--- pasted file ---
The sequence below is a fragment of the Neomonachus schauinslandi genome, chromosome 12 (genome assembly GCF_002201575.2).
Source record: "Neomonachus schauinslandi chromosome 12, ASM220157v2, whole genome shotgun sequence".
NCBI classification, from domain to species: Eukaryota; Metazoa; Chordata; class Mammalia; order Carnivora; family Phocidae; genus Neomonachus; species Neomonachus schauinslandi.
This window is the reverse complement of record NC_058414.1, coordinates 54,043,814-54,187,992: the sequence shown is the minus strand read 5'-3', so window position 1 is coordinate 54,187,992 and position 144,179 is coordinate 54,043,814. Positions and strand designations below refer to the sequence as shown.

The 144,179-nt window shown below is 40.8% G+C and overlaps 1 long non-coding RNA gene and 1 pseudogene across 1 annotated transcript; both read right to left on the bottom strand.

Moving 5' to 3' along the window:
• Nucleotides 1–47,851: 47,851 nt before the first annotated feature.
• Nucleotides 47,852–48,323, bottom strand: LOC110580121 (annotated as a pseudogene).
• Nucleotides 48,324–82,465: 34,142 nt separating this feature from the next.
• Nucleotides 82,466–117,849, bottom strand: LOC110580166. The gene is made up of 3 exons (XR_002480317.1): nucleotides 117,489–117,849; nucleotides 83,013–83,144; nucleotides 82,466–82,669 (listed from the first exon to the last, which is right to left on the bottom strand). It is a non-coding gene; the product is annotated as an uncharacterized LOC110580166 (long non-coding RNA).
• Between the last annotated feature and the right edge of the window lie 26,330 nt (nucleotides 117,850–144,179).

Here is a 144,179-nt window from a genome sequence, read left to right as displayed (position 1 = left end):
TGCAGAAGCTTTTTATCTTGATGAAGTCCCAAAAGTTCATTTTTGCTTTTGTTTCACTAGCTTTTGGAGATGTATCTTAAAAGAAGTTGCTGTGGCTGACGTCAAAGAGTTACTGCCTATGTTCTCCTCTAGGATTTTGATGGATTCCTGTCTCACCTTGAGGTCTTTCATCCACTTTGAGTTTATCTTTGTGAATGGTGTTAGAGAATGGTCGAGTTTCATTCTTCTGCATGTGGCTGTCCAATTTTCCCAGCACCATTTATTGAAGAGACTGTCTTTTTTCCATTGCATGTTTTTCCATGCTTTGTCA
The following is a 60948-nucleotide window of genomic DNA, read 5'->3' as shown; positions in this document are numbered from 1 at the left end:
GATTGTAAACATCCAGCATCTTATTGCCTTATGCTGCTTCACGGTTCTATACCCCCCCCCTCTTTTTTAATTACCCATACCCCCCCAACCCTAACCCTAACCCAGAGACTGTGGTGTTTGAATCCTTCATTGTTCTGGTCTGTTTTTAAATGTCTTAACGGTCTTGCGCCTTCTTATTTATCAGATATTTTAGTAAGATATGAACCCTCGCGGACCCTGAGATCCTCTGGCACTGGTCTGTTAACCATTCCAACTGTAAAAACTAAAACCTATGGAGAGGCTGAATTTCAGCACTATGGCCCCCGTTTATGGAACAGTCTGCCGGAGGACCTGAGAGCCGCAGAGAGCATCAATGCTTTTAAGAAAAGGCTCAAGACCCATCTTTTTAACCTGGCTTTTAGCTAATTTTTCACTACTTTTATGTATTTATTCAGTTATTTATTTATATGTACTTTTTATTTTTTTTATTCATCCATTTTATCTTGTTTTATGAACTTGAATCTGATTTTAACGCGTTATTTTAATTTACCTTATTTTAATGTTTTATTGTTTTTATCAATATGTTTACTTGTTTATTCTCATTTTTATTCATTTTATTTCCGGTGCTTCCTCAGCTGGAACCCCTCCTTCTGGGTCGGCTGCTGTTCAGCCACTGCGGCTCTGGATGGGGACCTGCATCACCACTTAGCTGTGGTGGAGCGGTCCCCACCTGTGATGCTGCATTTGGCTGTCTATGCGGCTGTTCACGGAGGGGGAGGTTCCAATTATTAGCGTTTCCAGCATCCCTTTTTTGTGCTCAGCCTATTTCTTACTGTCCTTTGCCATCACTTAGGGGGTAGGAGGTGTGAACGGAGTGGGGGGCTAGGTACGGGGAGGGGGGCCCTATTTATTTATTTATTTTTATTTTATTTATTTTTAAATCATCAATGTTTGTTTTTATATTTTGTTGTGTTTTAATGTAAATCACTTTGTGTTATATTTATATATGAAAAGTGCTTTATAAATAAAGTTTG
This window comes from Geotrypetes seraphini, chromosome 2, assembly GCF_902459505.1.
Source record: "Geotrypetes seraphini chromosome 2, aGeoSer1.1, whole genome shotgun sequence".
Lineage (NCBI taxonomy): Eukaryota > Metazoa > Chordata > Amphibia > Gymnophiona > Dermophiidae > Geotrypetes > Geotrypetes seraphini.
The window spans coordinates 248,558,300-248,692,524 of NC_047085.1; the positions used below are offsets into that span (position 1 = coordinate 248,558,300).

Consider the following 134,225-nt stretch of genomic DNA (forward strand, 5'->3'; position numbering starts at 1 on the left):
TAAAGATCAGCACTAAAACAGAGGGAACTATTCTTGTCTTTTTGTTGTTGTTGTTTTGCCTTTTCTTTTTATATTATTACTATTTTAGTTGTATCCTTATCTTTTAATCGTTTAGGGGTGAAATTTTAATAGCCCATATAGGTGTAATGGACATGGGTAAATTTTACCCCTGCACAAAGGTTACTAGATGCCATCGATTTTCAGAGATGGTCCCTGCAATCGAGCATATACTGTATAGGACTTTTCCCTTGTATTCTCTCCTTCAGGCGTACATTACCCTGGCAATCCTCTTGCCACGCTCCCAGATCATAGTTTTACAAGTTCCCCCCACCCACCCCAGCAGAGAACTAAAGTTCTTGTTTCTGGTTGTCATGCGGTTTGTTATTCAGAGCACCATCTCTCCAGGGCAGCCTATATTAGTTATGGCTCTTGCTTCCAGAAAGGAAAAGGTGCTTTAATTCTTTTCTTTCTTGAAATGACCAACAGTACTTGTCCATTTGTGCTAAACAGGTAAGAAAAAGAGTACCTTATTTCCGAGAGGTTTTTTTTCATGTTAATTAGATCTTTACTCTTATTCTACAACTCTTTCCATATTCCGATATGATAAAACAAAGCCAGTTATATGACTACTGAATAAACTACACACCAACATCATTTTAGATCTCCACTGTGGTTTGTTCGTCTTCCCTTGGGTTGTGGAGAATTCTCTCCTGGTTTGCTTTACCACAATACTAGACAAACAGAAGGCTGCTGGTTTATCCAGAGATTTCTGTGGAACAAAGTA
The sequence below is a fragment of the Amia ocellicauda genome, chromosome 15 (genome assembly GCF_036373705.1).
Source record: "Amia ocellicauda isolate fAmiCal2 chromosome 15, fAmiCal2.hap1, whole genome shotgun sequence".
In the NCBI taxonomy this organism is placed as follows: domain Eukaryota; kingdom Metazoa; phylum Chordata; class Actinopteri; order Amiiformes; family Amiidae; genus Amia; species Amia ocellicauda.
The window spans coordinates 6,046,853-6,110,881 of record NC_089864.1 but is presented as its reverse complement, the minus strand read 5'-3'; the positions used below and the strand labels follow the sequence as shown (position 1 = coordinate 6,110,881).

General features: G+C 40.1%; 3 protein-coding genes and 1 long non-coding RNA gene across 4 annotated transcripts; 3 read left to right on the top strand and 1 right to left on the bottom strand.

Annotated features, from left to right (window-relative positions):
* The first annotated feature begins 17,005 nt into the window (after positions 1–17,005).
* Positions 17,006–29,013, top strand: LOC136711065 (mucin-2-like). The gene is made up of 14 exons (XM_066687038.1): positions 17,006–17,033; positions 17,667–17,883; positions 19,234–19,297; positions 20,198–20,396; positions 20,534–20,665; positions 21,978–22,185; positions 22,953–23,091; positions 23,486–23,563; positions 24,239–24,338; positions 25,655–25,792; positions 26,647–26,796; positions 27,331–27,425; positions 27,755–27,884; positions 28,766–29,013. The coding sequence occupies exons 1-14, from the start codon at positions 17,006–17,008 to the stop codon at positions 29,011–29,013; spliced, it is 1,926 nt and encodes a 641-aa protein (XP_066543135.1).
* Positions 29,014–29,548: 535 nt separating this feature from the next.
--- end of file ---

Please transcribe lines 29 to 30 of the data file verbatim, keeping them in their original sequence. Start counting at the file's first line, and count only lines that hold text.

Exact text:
* Positions 17,006–29,013, top strand: LOC136711065 (mucin-2-like). The gene is made up of 14 exons (XM_066687038.1): positions 17,006–17,033; positions 17,667–17,883; positions 19,234–19,297; positions 20,198–20,396; positions 20,534–20,665; positions 21,978–22,185; positions 22,953–23,091; positions 23,486–23,563; positions 24,239–24,338; positions 25,655–25,792; positions 26,647–26,796; positions 27,331–27,425; positions 27,755–27,884; positions 28,766–29,013. The coding sequence occupies exons 1-14, from the start codon at positions 17,006–17,008 to the stop codon at positions 29,011–29,013; spliced, it is 1,926 nt and encodes a 641-aa protein (XP_066543135.1).
* Positions 29,014–29,548: 535 nt separating this feature from the next.